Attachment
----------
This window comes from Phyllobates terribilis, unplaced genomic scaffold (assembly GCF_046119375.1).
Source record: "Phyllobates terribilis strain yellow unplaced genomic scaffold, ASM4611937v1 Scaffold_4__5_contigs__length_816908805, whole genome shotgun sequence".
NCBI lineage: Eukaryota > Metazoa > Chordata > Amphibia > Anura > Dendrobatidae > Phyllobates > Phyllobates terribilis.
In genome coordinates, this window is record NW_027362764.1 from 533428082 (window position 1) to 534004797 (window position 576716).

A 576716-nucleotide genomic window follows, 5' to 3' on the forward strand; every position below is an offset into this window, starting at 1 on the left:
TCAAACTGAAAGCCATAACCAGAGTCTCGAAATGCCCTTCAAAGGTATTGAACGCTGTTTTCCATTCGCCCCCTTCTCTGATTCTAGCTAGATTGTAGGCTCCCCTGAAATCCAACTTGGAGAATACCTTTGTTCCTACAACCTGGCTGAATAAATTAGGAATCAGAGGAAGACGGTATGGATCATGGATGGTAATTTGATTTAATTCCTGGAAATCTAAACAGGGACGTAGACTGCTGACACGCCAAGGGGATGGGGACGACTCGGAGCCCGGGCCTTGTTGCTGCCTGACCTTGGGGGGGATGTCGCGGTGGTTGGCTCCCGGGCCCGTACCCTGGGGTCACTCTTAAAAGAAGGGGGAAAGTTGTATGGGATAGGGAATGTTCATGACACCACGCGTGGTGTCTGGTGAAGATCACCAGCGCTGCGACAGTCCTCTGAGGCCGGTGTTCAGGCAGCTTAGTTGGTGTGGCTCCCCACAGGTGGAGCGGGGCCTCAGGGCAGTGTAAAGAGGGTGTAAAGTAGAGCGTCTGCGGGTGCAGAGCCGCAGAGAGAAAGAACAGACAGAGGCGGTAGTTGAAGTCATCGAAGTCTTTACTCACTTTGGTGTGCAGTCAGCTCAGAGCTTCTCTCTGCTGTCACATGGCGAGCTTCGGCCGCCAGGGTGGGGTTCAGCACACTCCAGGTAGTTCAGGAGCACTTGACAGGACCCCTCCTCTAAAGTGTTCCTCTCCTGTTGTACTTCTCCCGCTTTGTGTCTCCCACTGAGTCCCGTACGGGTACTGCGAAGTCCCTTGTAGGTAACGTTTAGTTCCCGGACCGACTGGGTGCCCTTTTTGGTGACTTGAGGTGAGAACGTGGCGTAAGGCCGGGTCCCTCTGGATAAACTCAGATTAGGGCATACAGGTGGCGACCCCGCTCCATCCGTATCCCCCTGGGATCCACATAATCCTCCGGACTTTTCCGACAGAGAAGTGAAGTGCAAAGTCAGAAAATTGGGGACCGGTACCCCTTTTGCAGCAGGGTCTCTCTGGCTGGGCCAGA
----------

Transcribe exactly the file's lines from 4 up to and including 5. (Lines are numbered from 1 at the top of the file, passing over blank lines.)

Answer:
In genome coordinates, this window is record NW_027362764.1 from 533428082 (window position 1) to 534004797 (window position 576716).

A 576716-nucleotide genomic window follows, 5' to 3' on the forward strand; every position below is an offset into this window, starting at 1 on the left: